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PRETENDING TO BE AN AWARD WINNING WAR CORRESPONDENT DEMEANS
THE MOST DIFFICULT JOB IN JOURNALISM
In April 2003 NBC News correspondent David Bloom, 39, one of the network's most prominent young
stars and a near constant television presence reporting from the Iraqi desert, died from a pulmonary embolism caused by a
condition known as deep-vein thrombosis (DVT) while he was covering the invasion of Iraq in April of 2003. The blood clot was probably the
result of spending too much time scrunched up inside a tank.
Embedded with Army column in southern Iraq, Bloom was about 25 miles south of Baghdad and packing
gear early in the morning when he suddenly collapsed. Photo: Today Show
On a par with people who have claimed to be military war heroes, when they either
weren't in the military or had some low ranking, 'safe' position is anyone who claims to
have been an award winning war correspondent, when it appears they weren't.
Las Vegan Harley Akers has once again surfaced claiming to have been a war correspondent.
An upcoming January, 2013 speech by Akers to a local Las Vegas group was touted in
The Las Vegas Tribune weekly newspaper and reprinted by a
Las Vegas on line gossip columnist, who referenced the Tribune as her source.
The item read:
"Next month, the guest speaker will be Las Vegas' former TV anchorman, now a
war correspondent, Mr. Harley Akers."
His purported escapades as a "war correspondent" surfaced in 2003-04 when he claimed not
only to have been a "war correspondent" but an award winning one - not once, but twice.
Wednesday, June 11, 2003 Las Vegas Review-Journal column Norm! featured this
item; "Former local anchor Harley Akers, after an assignment in Baghdad, is returning to
Paris where he works for the International Television News Service. His next
assignment: the Paris Air Show. It's a working vacation for Akers,
who anchored at channels 8 and 13. . . . " (1)
Then on Sunday, July 13, 2003
in another Norm! this appeared: "Foreign intrigue.
What train hit Harley Akers? The former anchor at channels 8 and 13 is back from
Europe after being seriously injured in a case shrouded in mystery. A correspondent
for the International Television News Service, Akers was injured after a second-story
fall in which he landed head-first on marble and concrete. All he's saying is
"it wasn't an accident," adding that he was asked only to say it took place
"in Europe." (2)
Brisbane, Australian war correspondent Michael Ware covered the Afghanistan war from 2001 and the Iraq war from 2003 for Time magazine. He returned home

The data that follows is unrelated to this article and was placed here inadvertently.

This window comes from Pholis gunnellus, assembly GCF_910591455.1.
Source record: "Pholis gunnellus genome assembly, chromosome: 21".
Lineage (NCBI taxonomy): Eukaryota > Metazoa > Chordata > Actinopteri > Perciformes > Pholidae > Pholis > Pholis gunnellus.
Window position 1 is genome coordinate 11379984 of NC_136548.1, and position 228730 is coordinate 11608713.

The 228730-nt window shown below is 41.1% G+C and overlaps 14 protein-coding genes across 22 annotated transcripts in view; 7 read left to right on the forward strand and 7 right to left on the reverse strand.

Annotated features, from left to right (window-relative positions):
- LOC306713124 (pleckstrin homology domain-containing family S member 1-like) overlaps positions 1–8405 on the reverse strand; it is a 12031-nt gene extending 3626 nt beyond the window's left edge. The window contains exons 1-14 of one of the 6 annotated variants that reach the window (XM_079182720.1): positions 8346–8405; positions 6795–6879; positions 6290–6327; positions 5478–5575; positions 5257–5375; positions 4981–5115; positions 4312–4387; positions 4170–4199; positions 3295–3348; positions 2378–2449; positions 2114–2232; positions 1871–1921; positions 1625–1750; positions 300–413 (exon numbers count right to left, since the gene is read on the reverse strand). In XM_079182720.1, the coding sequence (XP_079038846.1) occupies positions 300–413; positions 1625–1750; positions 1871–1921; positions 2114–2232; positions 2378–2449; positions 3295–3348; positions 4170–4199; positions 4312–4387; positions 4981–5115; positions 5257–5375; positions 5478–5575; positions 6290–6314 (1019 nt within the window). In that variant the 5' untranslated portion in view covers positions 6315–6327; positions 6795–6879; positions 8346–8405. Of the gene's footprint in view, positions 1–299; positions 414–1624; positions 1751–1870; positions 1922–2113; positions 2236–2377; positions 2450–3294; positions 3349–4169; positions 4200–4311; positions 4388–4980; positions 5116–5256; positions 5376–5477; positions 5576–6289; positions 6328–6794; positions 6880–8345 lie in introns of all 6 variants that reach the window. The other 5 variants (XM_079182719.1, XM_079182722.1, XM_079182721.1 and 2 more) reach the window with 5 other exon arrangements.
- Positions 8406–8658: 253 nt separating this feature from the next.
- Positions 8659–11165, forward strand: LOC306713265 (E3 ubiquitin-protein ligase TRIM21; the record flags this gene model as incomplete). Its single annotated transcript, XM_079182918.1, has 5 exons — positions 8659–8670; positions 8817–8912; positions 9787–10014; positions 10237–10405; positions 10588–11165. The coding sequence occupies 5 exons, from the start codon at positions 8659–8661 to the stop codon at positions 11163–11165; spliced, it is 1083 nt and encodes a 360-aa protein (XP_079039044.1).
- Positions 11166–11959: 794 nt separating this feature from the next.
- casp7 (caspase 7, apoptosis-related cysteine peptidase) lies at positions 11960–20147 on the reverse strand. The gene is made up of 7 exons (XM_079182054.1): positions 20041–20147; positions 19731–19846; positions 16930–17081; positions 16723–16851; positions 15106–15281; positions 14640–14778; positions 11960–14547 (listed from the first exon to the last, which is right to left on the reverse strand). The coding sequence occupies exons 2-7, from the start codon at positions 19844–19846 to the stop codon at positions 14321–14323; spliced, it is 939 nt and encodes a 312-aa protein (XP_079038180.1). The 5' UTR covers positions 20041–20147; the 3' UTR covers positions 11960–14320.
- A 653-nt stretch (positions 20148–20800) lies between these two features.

suffering post-traumatic stress disorder (PTSD). Photo: screen grab of Michael Ware during his period as a war correspondent with Time Magazine in the Middle east.
On Monday, March 22, 2004 another Norm! scribble appeared:
"Former Las Vegas TV anchor Harley Akers has an American-in-Paris sitcom
in the works. It's all about an American's adventures with language, culture
and customs, Akers said. There's no shortage of sitcom fodder.
"The French are famous for their paperwork. Getting a driver's
license is almost as expensive as the flight over there, once you pay everyone," he said.
"Life overseas has been good to Akers, a former anchor at KLAS-TV, Channel 8 and KTNV-TV,
Channel 13 who moved to France in 1995 to write a column for a weekly newspaper.
That job evolved into a reporting job with the International Television News Service,"
continued the Norm! column.
"Earlier this year he won the "Distinguished Journalist" award by the Societe
of the Syndicate Internationale De Journalists for the second time in six years.
The award was given for Akers' coverage of "Operation Enduring Freedom" in Iraq and
Afghanistan and the Israeli-Palestinian conflict." (3)
(NOTE: “Operation Enduring Freedom” is the official name used by the U.S. government
for its war on Afghanistan (2001-present). Operation Enduring Freedom has nothing
to do with Iraq. That effort is called Operation Iraqi Freedom and Operation New Dawn.
War correspondents know the difference. In Afghanistan, military operations began October
7, 2001. In Iraq, military operations began March 19, 2003.)
All of Akers' claims were slammed down by the Las Vegas Sun newspaper
which investigated and on Thursday, April 8, 2004 reported:
"The other paper in town recently had a gossip item about (Harley) Akers . . . .
It said that he had won an international journalism award for his coverage of the war in Iraq.
"Instantly we were contacted by people who said that Akers had made the entire thing up," reported the Sun.
"We were curious because we had never heard of the organization that gave him the award, the Societe of the Syndicate Internationale De Journalists, nor the company that he said he was working for when he won it, the International Television News Service.